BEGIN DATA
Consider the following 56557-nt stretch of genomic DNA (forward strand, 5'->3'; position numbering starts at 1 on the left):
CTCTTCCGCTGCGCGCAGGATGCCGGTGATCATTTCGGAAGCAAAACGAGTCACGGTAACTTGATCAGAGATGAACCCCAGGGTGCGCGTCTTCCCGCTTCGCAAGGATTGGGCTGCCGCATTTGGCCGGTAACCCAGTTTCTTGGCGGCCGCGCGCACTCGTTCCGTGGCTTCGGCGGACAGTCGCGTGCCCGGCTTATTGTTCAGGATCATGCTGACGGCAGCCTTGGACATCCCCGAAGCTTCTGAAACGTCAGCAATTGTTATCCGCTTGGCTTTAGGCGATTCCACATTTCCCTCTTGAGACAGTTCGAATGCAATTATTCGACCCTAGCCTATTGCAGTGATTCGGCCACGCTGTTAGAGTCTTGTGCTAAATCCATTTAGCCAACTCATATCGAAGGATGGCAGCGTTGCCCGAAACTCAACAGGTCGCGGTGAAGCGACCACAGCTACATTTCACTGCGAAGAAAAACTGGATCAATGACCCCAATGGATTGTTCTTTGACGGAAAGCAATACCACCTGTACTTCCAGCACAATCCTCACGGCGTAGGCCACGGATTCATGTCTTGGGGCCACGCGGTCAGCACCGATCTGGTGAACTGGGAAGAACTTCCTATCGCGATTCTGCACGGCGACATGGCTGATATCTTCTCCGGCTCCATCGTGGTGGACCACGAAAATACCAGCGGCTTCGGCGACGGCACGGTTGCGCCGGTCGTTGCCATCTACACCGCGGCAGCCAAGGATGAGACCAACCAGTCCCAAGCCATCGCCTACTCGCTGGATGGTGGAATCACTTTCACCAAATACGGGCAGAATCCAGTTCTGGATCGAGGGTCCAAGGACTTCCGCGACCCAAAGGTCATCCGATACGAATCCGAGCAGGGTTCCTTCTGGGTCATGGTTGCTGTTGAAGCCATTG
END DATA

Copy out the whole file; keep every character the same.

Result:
Consider the following 56557-nt stretch of genomic DNA (forward strand, 5'->3'; position numbering starts at 1 on the left):
CTCTTCCGCTGCGCGCAGGATGCCGGTGATCATTTCGGAAGCAAAACGAGTCACGGTAACTTGATCAGAGATGAACCCCAGGGTGCGCGTCTTCCCGCTTCGCAAGGATTGGGCTGCCGCATTTGGCCGGTAACCCAGTTTCTTGGCGGCCGCGCGCACTCGTTCCGTGGCTTCGGCGGACAGTCGCGTGCCCGGCTTATTGTTCAGGATCATGCTGACGGCAGCCTTGGACATCCCCGAAGCTTCTGAAACGTCAGCAATTGTTATCCGCTTGGCTTTAGGCGATTCCACATTTCCCTCTTGAGACAGTTCGAATGCAATTATTCGACCCTAGCCTATTGCAGTGATTCGGCCACGCTGTTAGAGTCTTGTGCTAAATCCATTTAGCCAACTCATATCGAAGGATGGCAGCGTTGCCCGAAACTCAACAGGTCGCGGTGAAGCGACCACAGCTACATTTCACTGCGAAGAAAAACTGGATCAATGACCCCAATGGATTGTTCTTTGACGGAAAGCAATACCACCTGTACTTCCAGCACAATCCTCACGGCGTAGGCCACGGATTCATGTCTTGGGGCCACGCGGTCAGCACCGATCTGGTGAACTGGGAAGAACTTCCTATCGCGATTCTGCACGGCGACATGGCTGATATCTTCTCCGGCTCCATCGTGGTGGACCACGAAAATACCAGCGGCTTCGGCGACGGCACGGTTGCGCCGGTCGTTGCCATCTACACCGCGGCAGCCAAGGATGAGACCAACCAGTCCCAAGCCATCGCCTACTCGCTGGATGGTGGAATCACTTTCACCAAATACGGGCAGAATCCAGTTCTGGATCGAGGGTCCAAGGACTTCCGCGACCCAAAGGTCATCCGATACGAATCCGAGCAGGGTTCCTTCTGGGTCATGGTTGCTGTTGAAGCCATTG